‘Space dads’ Doug Hurley and Bob Behnken made prank calls in SpaceX’s Dragon capsule following splashdown in Gulf of Mexico

NASA astronauts Doug Hurley and Bob Behnken spent an hour waiting inside SpaceX’s Crew Dragon Capsule after splashing down in the Gulf of Mexico and to pass the time, the ‘space dads’ made a few prank calls. Doug Hurely revealed the mischievous endeavor during a press conference, saying the roller-coaster like trip home was ‘a lot to process’ and joked they were ‘making prank satellite phone calls’ – and suggested SpaceX CEO Elon Musk foot the bill for the calls. Hurley and Behnken made their historic water landing inside SpaceX’s Dragon Capsule – the first time this has been attempted in 45 years. Although the team did not elaborate on who they phoned while trapped in the capsule, NASA flight director Anthony Vareha shared he was pranked. Behnken’s wife, NASA astronaut Megan McArthur, also received a call from the newly returned Crew Dragon. (Daily Mail)


President Trump has issued an order that would effectively ban TikTok in 45 days

Trump had already urged TikTok’s parent company, ByteDance, to sell the app’s U.S. unit before September 15th. The order alleges that TikTok obtains personal data from its users that could potentially be accessed by the Chinese Communist Party. The White House argues that Chinese authorities can use the app to track the movements of federal employees and use that information to “blackmail, and conduct corporate espionage.” The government says the app “may also be used” by the Communist Party to spread misinformation. In a statement, TikTok said that collecting user data is “an industry standard for thousands of apps around the world.” It said that the app has never shared any user data with the Chinese government and accused the Trump administration of stoking fears “with no substantiation.” Microsoft is negotiating a possible deal with ByteDance over the acquisition of TikTok’s operations in the U.S., Canada, Australia, and New Zealand. (CNBC)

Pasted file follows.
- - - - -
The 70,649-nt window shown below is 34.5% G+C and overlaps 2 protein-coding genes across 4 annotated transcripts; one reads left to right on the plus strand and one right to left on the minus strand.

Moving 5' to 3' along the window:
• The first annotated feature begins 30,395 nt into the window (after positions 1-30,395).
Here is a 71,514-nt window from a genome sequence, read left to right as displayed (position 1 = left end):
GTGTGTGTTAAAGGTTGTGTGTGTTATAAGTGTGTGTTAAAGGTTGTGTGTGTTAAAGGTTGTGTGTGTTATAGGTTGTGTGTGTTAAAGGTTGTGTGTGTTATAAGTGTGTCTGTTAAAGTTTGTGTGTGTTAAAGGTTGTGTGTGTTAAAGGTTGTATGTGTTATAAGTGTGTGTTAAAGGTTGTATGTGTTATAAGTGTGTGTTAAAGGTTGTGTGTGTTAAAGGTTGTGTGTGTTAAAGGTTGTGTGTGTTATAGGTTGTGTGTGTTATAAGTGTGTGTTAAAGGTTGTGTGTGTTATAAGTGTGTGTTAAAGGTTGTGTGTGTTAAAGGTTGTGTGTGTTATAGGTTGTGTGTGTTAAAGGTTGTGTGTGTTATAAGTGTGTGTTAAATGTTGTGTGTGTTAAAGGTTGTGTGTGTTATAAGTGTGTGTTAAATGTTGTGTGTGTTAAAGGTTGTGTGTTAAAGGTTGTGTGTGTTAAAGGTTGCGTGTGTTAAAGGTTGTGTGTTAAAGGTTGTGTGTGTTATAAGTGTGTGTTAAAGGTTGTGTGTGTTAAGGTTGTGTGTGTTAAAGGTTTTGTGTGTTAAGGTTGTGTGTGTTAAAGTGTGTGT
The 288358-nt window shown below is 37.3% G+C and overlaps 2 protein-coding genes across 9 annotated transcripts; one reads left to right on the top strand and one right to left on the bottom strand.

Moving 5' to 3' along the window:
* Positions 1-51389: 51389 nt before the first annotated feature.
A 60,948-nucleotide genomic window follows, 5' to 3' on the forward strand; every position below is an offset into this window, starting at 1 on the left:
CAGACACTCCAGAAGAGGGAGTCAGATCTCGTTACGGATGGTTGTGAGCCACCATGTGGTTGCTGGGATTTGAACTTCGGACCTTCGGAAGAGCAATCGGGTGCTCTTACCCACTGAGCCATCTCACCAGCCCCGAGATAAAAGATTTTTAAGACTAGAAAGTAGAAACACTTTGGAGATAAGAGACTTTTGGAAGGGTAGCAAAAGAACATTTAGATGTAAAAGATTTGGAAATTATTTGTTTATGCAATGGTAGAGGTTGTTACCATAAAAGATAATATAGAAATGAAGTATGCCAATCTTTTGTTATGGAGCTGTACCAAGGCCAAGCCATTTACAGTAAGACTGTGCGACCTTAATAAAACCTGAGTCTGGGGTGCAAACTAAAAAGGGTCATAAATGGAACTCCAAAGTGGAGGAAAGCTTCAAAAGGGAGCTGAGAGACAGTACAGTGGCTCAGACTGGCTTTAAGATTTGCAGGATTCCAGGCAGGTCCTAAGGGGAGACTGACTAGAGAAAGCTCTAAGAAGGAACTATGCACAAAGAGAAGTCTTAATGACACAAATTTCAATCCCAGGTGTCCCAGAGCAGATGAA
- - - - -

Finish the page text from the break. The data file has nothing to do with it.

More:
77 million-year-old fossil in Canada reveals dinosaurs got cancer too

A badly malformed Centrosaurus leg bone unearthed in the Alberta, Canada badlands in 1989 had originally been thought by paleontologists to be a healed fracture. But a fresh examination of the growth under a microscope and using a technique also employed in human cancer care determined it was actually a malignant tumor. “The cancer discovery makes dinosaurs more real,” says one of the study co-authors. “We often think of them as mythical creatures, robust and stomping around, but [the diagnosis shows] they suffered from diseases just like people.” Most cancers occur in soft tissues, which are not well-preserved in fossil records, noted a dinosaur enthusiast and chair of McMaster University’s medical faculty in Canada. Osteosarcoma is an aggressive bone cancer that still afflicts about three out of one million people each year. (RFI)


Beer brand and leather store unwittingly named after Māori word for ‘pubic hair’

A Canadian brewery and a leather store in New Zealand have found themselves in a hairy situation after using te reo Māori to unwittingly name their respective brands after pubic hair. Canadian brewery, Hell’s Basement, called its New Zealand Pale Ale Huruhuru, while a shop in the New Zealand capital, Wellington, gave its entire outlet the name. “Some people call it appreciation, I call it appropriation,” te reo Māori exponent and TV personality Te Hamua Nikora said on Facebook, after explaining that most Māori would use the word “huruhuru” as a reference to pubic hair. Nikora said he had contacted both the store and the brewery informing them of their mistake. (The Guardian)


10-year-old starts Little Advocates foundation to help those in need

A 10-year-old Anaheim, California boy started a foundation called Little Advocates to help with a variety of needs, from food drives to raising money for Make-A-Wish. For his upcoming 11th birthday, the boy set out to grant a wish for an Orange County boy diagnosed with a life-threatening medical condition. In a month, he surpassed his goal of $7,500 for the Make-a-Wish foundation. To celebrate all the good work, he organized an appreciation parade for the Anaheim police department. He’s just happy to help and grateful for those who join him. “My heart feels warmer than ever,” said admitted. “And I could totally see the future is bright because all these amazing kids are helping me.” (ABC 7)


Monday Comes Swooshing In With:

  • Assistance Dog Day (Monday of Assistance Dog Week)
  • Connecticut Day
  • Duran Duran Appreciation Day
  • Lazy Day
  • Paul Bunyan Day
  • Shapewear Day
  • Skyscraper Appreciation Day
  • Smithsonian Day
  • S’mores Day
  • World Lion Day